Seeing the light
Updated: Nov 1, 2020
We all need our privacy but how do we balance that with being shut away ? Perhaps we need to see the light and bravely throw some traditions out of the window !
Give a thought to what is being blocked out. Along with guarding our privacy, we are also banishing the feel-good factors of sunlight, moonlight, the elements, the seasons, the sense of life out there.
Moving from the middle of nowhere to the middle of a town was a shock to my own system but it has actually opened my own eyes to this deeply protective aspect of how we live.
Of course no-one wants the whole world looking in but interestingly when I lived surrounded by fields and cows I still felt anxious about 'people' looking in - though who on earth would they have been as no-one could just pass by ? What would they have seen ? Me doing battle with the housework or writing letters at the kitchen table. Did it matter ? When I lived in a deep dark wooded valley on Dartmoor, I was convinced that a hundred and one game-keepers were observing our family life in preference to the foxes and pheasants. It was all about a sense of security and my perception. Both of these being needed and perfectly normal. Naturally when it's dark outside and you have the lights on, that perception is all the more intense .. I could have been spotted cooking the evening meal for the family or watching TV. Did it matter?
Well, the answer is that yes, it does matter, because we are all bombarded with the worries of the world and we all need to feel and be safe. It's the balance that is important. Curtains become a protective layer to our lives rather than window dressings that enhance a room. ( With the addition of neighbours to my life, I am not advocating doing away with the dressing gown when flinging open the bedroom curtains to start the day !)
There is no 'one size fits all' when it comes to how we factor privacy into our homes but here are some ideas that are easy to achieve:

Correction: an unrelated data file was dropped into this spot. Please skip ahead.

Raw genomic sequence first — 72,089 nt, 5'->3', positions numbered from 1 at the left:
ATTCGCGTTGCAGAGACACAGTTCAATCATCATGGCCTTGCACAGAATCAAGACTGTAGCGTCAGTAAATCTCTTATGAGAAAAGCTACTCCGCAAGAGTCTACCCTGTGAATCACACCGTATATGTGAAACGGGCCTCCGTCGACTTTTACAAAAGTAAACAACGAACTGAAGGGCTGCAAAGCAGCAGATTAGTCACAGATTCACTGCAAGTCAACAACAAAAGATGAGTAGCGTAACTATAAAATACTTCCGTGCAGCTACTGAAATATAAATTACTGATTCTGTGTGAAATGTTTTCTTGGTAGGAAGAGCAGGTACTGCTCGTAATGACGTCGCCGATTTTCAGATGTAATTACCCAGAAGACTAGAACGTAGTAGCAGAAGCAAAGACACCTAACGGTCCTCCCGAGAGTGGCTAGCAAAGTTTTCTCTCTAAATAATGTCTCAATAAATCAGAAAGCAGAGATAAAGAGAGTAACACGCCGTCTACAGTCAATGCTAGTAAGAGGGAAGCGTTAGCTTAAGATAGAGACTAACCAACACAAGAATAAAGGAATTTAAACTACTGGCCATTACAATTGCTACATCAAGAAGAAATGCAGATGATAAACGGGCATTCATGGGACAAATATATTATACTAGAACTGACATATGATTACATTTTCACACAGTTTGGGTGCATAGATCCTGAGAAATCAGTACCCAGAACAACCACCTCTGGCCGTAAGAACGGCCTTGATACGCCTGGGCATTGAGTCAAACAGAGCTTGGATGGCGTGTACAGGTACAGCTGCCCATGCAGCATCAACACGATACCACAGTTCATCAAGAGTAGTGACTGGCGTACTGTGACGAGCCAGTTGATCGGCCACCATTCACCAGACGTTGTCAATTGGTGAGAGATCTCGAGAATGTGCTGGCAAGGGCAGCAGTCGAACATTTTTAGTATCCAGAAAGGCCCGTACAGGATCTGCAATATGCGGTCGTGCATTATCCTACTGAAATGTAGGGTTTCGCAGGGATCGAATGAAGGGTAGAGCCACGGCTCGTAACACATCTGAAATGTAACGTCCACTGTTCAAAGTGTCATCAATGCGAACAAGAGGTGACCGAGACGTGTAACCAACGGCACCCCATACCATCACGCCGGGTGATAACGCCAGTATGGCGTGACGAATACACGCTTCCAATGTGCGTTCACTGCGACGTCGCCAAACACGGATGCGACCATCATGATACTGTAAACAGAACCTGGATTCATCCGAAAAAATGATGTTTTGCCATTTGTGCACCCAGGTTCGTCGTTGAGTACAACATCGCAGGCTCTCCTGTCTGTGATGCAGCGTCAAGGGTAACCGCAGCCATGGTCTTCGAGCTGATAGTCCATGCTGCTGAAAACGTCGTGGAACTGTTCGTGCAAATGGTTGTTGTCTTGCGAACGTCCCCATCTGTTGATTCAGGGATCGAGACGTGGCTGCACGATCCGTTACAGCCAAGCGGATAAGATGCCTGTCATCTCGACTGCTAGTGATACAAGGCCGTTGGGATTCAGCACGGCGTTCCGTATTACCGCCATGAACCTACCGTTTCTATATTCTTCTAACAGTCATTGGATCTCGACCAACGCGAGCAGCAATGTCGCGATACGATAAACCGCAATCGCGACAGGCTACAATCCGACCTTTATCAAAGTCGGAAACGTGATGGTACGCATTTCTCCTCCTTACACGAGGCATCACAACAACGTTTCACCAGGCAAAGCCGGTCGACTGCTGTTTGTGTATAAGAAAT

Decorative window film lets in the light but stops short of blocking out the outside. I saw this working brilliantly in the windows of the lovely little cheek by jowl terraced houses in Haarlem, in the Netherlands. Creative and artistic designs only occupy the middle third of the front windows. Even at night with the home lights glowing, there was a great sense of effective and subtle privacy. The bespoke designs - botanical, minimalist, geometric - spoke of the home-owners' taste and produced the side-effect of an illuminated street art gallery.
Try www.brume.co.uk based in South Devon. You can use the shapes and patterns from the great outdoors to inspire your very own design.
Think outside the box with window boxes - use taller than usual plants with evergreen foliage or delicate grasses to shield the lower part of a window. Create an inside version to the same effect with tall dried poppy heads. Mine came from Flora Ray Flowers in Ilminster, or pick you own dried stems from the hedgerows this Autumn. You will still be able to see outside... and the patterns of the stems will bring the outside in.
Try a half-blind, or one that rises from the window sill upwards. It's very perverse when you think about it, that we block our windows out from the top down.
For the creative and the quirky this might inspire https://hellokingsbridge.co.uk/news/view/illustrating-windows-in-kingsbridge
A gentle break with tradition is good for many reasons. Lights aren't just for Christmas..... try these in a window box or inside a window. They will reflect light against the glass rather than illuminate the interior of a room.
Maybe it's time for the final curtain call for those frilly nets!